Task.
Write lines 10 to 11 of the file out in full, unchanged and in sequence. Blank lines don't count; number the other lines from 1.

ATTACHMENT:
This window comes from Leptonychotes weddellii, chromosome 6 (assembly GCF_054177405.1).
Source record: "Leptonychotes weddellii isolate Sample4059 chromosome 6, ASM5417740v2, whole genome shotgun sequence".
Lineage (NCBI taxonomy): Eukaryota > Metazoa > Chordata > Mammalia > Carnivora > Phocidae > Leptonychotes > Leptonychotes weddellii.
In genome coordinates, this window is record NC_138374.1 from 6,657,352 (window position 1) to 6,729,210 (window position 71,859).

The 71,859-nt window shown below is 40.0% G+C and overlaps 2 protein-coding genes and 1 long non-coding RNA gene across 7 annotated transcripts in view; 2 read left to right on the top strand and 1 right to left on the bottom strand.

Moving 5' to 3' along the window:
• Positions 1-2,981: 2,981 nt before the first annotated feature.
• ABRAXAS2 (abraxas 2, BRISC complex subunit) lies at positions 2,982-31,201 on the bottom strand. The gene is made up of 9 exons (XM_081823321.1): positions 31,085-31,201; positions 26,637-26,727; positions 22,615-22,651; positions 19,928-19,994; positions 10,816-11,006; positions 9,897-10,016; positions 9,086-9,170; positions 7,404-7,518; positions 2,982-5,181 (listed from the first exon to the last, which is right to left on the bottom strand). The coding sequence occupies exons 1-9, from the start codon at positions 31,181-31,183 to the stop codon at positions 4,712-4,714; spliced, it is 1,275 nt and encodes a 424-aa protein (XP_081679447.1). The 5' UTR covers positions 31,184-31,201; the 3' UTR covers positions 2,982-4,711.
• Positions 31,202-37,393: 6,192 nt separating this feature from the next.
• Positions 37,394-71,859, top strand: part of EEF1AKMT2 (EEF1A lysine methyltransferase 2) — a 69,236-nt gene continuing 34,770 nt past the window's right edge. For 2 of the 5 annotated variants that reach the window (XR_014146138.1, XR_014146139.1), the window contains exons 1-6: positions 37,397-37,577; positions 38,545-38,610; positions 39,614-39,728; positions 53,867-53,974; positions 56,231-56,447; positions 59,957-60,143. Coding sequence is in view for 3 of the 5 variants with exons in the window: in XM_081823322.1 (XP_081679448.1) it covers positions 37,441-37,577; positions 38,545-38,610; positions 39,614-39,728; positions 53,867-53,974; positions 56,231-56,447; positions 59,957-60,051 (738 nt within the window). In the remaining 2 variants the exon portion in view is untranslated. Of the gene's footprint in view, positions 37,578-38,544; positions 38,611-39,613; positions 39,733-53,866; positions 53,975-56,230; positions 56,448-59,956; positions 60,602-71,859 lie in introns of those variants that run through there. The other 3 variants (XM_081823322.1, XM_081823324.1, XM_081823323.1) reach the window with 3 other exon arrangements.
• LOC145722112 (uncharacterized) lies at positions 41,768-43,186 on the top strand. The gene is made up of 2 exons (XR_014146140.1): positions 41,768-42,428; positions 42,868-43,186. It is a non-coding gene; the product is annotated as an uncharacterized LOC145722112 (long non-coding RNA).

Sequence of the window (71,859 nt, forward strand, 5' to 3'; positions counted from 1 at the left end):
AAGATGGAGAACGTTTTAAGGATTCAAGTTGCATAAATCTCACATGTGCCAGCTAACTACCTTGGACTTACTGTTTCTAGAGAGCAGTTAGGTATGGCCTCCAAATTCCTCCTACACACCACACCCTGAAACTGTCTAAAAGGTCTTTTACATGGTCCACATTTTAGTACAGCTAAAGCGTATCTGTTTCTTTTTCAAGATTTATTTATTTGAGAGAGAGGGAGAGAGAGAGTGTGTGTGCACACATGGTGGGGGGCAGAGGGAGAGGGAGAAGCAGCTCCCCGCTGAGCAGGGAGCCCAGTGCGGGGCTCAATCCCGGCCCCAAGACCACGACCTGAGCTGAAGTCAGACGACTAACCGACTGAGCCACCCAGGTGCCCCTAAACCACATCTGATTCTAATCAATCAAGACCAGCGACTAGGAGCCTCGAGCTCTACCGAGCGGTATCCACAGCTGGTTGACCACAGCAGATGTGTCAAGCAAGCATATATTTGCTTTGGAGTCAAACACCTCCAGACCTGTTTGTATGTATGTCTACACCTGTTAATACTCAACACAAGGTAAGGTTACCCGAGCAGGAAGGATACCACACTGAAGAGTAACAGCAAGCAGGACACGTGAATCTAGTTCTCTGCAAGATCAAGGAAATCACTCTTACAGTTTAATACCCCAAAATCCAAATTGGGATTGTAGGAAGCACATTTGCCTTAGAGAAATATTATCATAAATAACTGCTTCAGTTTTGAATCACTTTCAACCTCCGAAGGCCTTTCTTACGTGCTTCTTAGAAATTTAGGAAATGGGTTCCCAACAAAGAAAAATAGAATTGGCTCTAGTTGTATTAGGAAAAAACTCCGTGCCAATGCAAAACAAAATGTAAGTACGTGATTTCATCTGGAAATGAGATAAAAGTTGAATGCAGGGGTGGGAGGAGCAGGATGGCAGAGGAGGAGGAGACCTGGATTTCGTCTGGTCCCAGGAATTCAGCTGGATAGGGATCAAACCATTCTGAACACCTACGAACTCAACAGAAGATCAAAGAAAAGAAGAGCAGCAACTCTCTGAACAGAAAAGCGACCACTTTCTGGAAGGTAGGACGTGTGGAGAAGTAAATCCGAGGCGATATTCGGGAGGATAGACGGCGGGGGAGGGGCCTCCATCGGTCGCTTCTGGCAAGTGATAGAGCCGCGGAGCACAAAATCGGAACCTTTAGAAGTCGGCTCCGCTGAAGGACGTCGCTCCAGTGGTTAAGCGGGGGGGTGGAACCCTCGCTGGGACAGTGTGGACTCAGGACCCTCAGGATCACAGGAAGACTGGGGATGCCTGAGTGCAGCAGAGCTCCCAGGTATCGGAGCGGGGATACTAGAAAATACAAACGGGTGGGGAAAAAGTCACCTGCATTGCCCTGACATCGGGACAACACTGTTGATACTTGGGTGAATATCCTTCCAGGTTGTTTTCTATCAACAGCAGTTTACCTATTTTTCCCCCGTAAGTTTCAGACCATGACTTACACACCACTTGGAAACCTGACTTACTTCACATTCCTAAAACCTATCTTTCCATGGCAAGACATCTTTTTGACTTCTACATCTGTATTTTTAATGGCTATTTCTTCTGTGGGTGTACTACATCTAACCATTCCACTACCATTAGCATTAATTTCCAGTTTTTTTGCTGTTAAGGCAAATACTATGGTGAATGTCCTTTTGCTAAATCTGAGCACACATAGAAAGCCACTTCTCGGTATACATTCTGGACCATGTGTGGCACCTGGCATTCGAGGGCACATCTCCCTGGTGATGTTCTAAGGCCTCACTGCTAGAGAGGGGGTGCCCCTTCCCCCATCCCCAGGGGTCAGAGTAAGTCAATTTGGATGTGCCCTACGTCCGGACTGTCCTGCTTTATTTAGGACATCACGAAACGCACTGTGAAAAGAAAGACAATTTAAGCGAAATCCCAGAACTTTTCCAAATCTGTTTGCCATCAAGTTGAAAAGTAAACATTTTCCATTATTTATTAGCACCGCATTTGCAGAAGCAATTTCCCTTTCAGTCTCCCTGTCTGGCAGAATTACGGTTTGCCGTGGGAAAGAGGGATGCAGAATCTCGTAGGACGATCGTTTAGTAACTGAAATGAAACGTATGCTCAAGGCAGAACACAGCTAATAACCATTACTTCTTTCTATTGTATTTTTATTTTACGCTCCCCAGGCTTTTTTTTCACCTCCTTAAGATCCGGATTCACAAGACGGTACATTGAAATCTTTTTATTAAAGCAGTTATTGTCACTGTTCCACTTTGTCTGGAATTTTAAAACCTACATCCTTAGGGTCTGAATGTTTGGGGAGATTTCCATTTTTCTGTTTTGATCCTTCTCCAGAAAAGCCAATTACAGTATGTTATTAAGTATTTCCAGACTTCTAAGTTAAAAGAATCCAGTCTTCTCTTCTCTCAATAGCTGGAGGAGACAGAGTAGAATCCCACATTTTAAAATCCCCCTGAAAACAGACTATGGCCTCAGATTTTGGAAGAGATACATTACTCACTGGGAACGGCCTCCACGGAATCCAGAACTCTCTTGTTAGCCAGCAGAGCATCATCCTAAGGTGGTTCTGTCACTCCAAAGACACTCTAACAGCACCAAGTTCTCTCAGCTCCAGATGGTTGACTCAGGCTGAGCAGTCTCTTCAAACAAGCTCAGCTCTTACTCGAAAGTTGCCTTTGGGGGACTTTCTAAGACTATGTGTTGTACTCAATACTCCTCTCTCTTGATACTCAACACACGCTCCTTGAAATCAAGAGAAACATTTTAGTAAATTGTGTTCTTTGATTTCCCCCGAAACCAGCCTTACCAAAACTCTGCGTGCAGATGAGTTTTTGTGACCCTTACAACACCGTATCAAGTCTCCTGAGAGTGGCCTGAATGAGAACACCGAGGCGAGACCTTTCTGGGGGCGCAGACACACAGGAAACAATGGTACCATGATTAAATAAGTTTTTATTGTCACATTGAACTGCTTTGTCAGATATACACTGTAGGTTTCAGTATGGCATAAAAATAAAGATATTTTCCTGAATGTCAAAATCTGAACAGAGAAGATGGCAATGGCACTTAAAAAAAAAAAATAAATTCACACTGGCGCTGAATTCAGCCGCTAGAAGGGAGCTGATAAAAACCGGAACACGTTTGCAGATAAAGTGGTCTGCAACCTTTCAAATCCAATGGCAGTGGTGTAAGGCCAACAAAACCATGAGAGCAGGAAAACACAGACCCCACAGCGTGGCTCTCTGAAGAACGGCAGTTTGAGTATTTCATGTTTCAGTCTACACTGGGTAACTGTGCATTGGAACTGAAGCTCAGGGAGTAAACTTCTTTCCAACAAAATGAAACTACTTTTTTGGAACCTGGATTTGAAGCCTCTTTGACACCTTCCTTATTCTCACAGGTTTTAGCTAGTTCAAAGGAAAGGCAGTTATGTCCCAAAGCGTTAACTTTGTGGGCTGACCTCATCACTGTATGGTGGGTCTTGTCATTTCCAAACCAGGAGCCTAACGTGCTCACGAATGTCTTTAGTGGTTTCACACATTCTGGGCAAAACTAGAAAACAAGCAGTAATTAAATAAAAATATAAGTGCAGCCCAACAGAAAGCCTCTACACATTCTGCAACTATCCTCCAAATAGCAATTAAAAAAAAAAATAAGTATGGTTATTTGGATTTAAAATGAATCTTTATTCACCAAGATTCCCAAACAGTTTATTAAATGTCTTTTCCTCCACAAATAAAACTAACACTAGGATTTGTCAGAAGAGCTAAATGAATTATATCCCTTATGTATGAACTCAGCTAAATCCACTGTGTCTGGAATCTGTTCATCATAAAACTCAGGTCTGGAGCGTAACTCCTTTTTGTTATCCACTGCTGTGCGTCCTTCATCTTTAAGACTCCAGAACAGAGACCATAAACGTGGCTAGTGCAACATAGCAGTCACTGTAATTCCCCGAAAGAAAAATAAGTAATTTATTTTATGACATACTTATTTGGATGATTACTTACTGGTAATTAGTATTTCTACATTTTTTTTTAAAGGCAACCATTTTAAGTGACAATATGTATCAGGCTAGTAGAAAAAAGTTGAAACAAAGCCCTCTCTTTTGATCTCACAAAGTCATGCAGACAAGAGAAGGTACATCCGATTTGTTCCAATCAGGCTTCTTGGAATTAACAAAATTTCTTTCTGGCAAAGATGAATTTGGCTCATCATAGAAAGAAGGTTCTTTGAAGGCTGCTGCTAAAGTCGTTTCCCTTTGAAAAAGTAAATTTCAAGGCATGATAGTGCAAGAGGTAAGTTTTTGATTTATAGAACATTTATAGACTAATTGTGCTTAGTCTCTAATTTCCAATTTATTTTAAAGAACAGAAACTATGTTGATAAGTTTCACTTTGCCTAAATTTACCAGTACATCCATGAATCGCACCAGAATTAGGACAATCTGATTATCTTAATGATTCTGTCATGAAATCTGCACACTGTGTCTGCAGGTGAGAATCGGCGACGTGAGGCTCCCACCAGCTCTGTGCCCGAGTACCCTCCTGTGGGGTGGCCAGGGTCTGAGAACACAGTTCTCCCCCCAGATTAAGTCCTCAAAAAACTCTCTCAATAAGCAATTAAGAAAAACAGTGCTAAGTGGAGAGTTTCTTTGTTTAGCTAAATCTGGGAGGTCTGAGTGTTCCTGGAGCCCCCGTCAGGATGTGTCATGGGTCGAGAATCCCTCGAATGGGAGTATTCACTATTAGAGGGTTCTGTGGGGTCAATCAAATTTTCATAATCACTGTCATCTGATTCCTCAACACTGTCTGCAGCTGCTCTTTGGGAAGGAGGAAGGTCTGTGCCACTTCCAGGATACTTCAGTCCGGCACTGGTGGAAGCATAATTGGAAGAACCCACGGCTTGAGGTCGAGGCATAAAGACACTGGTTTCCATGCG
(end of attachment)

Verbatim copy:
• Positions 37,394-71,859, top strand: part of EEF1AKMT2 (EEF1A lysine methyltransferase 2) — a 69,236-nt gene continuing 34,770 nt past the window's right edge. For 2 of the 5 annotated variants that reach the window (XR_014146138.1, XR_014146139.1), the window contains exons 1-6: positions 37,397-37,577; positions 38,545-38,610; positions 39,614-39,728; positions 53,867-53,974; positions 56,231-56,447; positions 59,957-60,143. Coding sequence is in view for 3 of the 5 variants with exons in the window: in XM_081823322.1 (XP_081679448.1) it covers positions 37,441-37,577; positions 38,545-38,610; positions 39,614-39,728; positions 53,867-53,974; positions 56,231-56,447; positions 59,957-60,051 (738 nt within the window). In the remaining 2 variants the exon portion in view is untranslated. Of the gene's footprint in view, positions 37,578-38,544; positions 38,611-39,613; positions 39,733-53,866; positions 53,975-56,230; positions 56,448-59,956; positions 60,602-71,859 lie in introns of those variants that run through there. The other 3 variants (XM_081823322.1, XM_081823324.1, XM_081823323.1) reach the window with 3 other exon arrangements.
• LOC145722112 (uncharacterized) lies at positions 41,768-43,186 on the top strand. The gene is made up of 2 exons (XR_014146140.1): positions 41,768-42,428; positions 42,868-43,186. It is a non-coding gene; the product is annotated as an uncharacterized LOC145722112 (long non-coding RNA).